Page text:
The Latino community in Baltimore is a vibrant tapestry of diversity, comprising individuals from a multitude of countries and backgrounds across Latin America. We are Mexican, Salvadoran, Honduran, Guatemalan, Dominican, Puerto Rican, Peruvian, Ecuadorian and Colombian. Our community spans a spectrum of skin colors, a testament to the complex history of colonization and the trafficking of human beings that shaped our ancestral homelands. We are Black, Indigenous, mestizo, and every combination of those backgrounds.
We savor the flavors of tacos, pupusas, empanadas and tostones. Our dance moves groove to the rhythms of salsa and punta, while our sports fields resonate with the passion of soccer, football, and volleyball. We hold positions as executives, elected officials, business owners, contractual workers, day laborers, public servants, waiters, chefs and nannies. Our legal statuses vary from U.S. citizens, documented permanent residents, asylees and refugees to undocumented immigrants. Whether born here or becoming Latino/a/x/e upon arriving in the United States, we are all part of a broader family.
Our diversity is not just a facet; it’s a cornerstone of our community’s strength. It weaves together a rich mosaic of cultures, traditions, languages and perspectives. To truly understand us, one must invest time, effort and resources.
During the past decade, Baltimore’s Latino population has surged by 77%, now constituting around 8% of the city’s residents. While we once clustered in Southeast Baltimore neighborhoods, today we are dispersed throughout the city, with significant populations in areas such as Brooklyn, Lakeland and Fallstaff. But thousands of us face a language barrier, hindering access to essential public and private services. Recognizing our multifaceted nature, it becomes clear that allocating resources for engagement with our communities is paramount.
We often hear of institutions desiring to connect with the Latino community, but forging meaningful relationships demands more than mere intentions. It requires human capital, resources, and a genuine desire to comprehend and address our unique needs. It necessitates listening to the diverse array of community groups and stakeholders devoted to serving our communities and adapting efforts to account for cultural, linguistic, and social nuances. Engagement must be a continuous effort, extending beyond the confines of Hispanic Heritage Month’s 30 days.
We also want to highlight a few important considerations when working with our communities. First and foremost, language holds a profound influence in shaping perceptions, attitudes and social norms. The term “illegal alien” must be expunged from our vocabulary when discussing immigration matters. This term dehumanizes individuals, reducing their entire identity to an immigration status while dismissing their humanity, personal stories and individual circumstances. It is incumbent upon institutions, media outlets and individuals to abandon the use of this term entirely.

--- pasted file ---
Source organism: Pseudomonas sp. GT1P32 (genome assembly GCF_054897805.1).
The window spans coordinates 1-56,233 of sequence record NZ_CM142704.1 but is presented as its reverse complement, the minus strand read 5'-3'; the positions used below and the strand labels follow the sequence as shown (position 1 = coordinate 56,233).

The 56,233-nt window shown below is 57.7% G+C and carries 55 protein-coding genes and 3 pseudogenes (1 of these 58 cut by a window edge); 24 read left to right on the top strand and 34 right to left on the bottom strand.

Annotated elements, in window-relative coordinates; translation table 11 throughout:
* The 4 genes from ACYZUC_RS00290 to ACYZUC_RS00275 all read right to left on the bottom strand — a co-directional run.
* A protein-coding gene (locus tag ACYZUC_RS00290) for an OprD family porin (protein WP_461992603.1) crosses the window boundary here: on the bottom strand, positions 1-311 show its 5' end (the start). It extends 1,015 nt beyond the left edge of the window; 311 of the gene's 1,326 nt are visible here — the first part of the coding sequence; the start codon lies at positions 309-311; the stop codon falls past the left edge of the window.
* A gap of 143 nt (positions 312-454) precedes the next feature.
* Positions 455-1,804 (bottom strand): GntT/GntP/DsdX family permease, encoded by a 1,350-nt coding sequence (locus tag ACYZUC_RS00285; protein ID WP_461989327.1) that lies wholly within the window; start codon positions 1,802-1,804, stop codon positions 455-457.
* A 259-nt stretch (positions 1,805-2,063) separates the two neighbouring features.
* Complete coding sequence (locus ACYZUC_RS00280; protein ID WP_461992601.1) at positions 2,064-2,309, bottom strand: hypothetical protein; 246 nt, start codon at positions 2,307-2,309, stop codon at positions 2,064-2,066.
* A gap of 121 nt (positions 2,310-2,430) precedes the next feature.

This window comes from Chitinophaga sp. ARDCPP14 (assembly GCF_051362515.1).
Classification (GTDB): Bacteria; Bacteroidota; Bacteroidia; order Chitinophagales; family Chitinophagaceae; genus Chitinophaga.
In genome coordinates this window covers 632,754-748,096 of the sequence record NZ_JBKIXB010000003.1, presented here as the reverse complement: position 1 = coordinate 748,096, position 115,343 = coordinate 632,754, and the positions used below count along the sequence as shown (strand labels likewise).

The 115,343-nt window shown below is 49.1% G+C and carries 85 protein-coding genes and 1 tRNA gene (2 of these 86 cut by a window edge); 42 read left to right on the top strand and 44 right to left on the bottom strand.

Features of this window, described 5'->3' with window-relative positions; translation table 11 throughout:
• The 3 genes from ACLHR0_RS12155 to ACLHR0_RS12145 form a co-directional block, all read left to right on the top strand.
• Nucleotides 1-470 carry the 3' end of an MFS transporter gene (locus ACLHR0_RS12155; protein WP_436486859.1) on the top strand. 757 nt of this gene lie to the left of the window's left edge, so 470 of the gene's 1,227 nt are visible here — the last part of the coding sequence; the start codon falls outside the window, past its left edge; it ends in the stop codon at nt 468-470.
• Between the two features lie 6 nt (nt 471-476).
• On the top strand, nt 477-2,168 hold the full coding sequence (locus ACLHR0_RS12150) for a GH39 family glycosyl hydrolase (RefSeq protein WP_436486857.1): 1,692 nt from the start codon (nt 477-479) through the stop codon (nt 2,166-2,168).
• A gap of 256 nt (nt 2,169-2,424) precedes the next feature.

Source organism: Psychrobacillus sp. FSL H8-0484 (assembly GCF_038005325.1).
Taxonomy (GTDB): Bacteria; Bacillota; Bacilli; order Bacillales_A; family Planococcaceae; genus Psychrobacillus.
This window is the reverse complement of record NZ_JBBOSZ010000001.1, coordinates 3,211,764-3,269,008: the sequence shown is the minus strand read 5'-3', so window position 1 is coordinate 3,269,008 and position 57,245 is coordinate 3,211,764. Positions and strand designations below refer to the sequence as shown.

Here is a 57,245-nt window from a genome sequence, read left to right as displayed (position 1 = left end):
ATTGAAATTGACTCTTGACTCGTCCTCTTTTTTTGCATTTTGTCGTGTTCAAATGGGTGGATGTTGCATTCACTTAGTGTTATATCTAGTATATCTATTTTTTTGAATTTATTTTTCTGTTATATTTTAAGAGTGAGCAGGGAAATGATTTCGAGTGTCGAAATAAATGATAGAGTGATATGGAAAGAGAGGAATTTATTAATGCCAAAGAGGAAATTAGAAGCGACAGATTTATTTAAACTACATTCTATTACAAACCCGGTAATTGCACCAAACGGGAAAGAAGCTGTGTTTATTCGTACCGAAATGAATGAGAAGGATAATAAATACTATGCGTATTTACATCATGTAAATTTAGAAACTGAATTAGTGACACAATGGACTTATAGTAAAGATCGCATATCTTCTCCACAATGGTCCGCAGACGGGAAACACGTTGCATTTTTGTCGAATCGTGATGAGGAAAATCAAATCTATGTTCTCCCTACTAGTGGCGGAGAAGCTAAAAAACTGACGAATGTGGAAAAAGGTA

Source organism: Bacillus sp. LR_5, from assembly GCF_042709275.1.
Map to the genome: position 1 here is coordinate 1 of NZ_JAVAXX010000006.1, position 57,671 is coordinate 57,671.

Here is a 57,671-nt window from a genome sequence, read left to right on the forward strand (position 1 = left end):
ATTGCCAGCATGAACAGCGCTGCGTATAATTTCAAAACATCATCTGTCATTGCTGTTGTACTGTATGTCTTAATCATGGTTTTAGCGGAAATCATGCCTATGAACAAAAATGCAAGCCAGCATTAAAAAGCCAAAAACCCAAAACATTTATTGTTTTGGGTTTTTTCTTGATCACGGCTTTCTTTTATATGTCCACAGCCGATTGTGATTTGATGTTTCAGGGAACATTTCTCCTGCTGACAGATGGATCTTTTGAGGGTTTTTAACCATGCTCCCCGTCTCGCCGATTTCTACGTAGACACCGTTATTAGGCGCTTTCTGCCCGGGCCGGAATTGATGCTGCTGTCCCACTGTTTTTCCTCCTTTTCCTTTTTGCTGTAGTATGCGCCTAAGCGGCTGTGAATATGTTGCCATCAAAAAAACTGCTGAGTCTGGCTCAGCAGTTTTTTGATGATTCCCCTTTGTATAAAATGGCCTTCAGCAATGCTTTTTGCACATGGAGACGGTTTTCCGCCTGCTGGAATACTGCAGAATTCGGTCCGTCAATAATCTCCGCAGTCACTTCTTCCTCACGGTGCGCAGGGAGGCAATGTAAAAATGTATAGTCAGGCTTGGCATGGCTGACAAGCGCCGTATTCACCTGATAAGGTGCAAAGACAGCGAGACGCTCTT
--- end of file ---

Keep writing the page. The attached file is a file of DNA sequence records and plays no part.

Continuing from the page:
Secondly, while we may speak Spanish, most of us are not Spanish, or Spaniards, referring to people from Spain. Most of us identify as Latino, a term encompassing those with ancestral ties to Latin American countries. This should not be confused with “Hispanic,” which specifically relates to people with ethnic origins from Spanish-speaking countries in Latin America and Spain. Our identity can be rather complex, reflecting the multifaceted nature of our community.
Simply put, no one label can fully describe each member of the Latino community. We are not monolithic and our understanding of the language we use can evolve and change.
In our experience, Latina and immigrant women are at the forefront of advocating for immigrant rights, social justice and equity. These remarkable women often assume leadership roles within their networks, serving as cultural ambassadors, mentors and advocates for social integration and support services.
Unfortunately, despite their efforts, machismo persists in our communities. Machismo encompasses beliefs, behaviors and attitudes emphasizing male dominance, toughness, heteronormativity and a sense of superiority over anyone who isn’t a cisgender heterosexual man. Regrettably, we have encountered or observed machista behavior from so-called community leaders who exhibit aggressive, assertive and even confrontational conduct. It’s important to remember that these individuals, although the loudest or most visible, do not represent the entirety of our community.
Given our diversity, we cannot be reduced to the loudest voice in the room. Take the time to learn about the various groups and community stakeholders. Baltimore is fortunate to have authentic leaders with strong connections to their communities. While our identity can’t be encapsulated by a single label, it’s through celebrating the myriad of musical notes that compose our harmonious song that we can truly grasp the essence of Latinidad.
Flor Giusti is a social worker and is founder of Pláticas con Doña Flor, a digital platform where she hosts community chats via Facebook. She lives in Baltimore.
Veronica Cool is founder of Cool & Associates LLC, a marketing firm specializing in Hispanic engagement, community outreach and translations/language services.
Ricardo Ortiz is a Mixteco/Mexican activist and journalist. He collaborates with various organizations in defense of migrant rights and the LGBTQ+ community. He lives in Northwest Baltimore.